Getting everything at the same color temp will make life easier. Sometimes we want a particular aesthetic, like the rainy day or day for night scenes, where we want it bluer on purpose… or to make certain items in a scene “pop” and so sometimes a lighting director or DOP deliberately doesn’t correct one or more sources, or tricks the balance with a shader card… but that’s more advanced kind of lighting design; you might want to work up to that later.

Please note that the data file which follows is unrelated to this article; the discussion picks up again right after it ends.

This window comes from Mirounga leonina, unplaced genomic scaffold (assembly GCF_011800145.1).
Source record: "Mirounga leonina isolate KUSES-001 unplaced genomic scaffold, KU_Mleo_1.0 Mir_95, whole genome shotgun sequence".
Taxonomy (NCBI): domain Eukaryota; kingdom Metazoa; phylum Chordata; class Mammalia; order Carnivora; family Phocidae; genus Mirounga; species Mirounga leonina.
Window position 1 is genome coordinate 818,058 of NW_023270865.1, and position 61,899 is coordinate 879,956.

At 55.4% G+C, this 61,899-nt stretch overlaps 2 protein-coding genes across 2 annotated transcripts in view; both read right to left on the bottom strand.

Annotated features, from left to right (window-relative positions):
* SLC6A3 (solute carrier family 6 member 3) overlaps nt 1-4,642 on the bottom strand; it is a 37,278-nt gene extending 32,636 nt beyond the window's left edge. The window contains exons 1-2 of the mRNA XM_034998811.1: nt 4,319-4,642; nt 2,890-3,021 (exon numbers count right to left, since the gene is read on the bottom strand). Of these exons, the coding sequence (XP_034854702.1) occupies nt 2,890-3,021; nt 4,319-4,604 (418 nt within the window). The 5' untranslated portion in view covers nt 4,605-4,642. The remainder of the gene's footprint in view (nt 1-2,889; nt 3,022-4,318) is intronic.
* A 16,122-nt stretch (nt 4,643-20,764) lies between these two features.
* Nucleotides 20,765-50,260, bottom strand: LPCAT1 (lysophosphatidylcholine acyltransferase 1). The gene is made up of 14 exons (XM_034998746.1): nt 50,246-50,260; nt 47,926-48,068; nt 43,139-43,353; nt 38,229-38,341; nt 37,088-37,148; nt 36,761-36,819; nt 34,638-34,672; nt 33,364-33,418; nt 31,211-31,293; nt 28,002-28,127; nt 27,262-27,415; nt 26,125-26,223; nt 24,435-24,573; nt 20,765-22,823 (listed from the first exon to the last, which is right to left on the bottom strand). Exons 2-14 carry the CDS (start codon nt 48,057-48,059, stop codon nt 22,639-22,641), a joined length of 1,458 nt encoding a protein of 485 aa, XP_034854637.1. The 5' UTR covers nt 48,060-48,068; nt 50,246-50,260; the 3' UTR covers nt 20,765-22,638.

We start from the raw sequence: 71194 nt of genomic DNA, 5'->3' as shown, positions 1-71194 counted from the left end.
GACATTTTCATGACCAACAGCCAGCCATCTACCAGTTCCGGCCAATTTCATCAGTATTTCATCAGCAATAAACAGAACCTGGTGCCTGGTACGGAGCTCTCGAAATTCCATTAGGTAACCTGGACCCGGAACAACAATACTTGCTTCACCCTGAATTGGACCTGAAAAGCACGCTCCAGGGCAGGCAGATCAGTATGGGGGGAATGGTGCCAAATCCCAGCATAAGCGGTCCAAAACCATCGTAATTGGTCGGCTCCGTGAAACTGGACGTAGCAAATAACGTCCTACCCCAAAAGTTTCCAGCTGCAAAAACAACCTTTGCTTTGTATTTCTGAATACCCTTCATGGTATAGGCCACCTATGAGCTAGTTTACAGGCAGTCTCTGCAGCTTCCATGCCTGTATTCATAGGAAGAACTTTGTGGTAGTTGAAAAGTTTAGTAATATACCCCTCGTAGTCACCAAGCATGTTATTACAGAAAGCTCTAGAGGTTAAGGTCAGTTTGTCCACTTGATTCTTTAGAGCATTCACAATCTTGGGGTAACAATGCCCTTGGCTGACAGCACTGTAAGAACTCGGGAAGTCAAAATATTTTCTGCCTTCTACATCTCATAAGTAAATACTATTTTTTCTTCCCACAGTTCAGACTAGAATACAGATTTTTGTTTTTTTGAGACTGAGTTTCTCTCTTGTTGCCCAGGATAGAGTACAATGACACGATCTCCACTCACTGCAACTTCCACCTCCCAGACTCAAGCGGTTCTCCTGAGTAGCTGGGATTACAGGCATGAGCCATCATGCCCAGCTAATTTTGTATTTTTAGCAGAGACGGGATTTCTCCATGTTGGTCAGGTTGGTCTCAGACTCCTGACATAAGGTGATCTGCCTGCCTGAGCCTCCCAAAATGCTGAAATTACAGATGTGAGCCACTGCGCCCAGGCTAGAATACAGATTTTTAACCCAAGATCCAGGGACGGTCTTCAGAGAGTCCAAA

The other important thing for you right now besides color temp is to balance contrast ratios – the relative brightness of things in the scene – to direct the eye where you want it. Everything at the same average brightness level is boring. You use cutters, barn doors, negative fill boards or curtains, bounce cards/reflectors, and layers of diffusion to shape the light you have on the scene. You might make the light a little stronger and harder on one side of a face, the key light side to help give its shape more definition. Then you add some softer light on the opposite “fill” side, to moderate it. Your back light or rim light acts to help cut the talent apart from the background and give a more 3-d feel to a scene. Lowell lighting used to have an interactive demo studio online to show you how the scene changes with placement and intensity of lights. Here’s a link to a non-interactive grab from it, if you can find the actual interactive site, post the link here as well, please.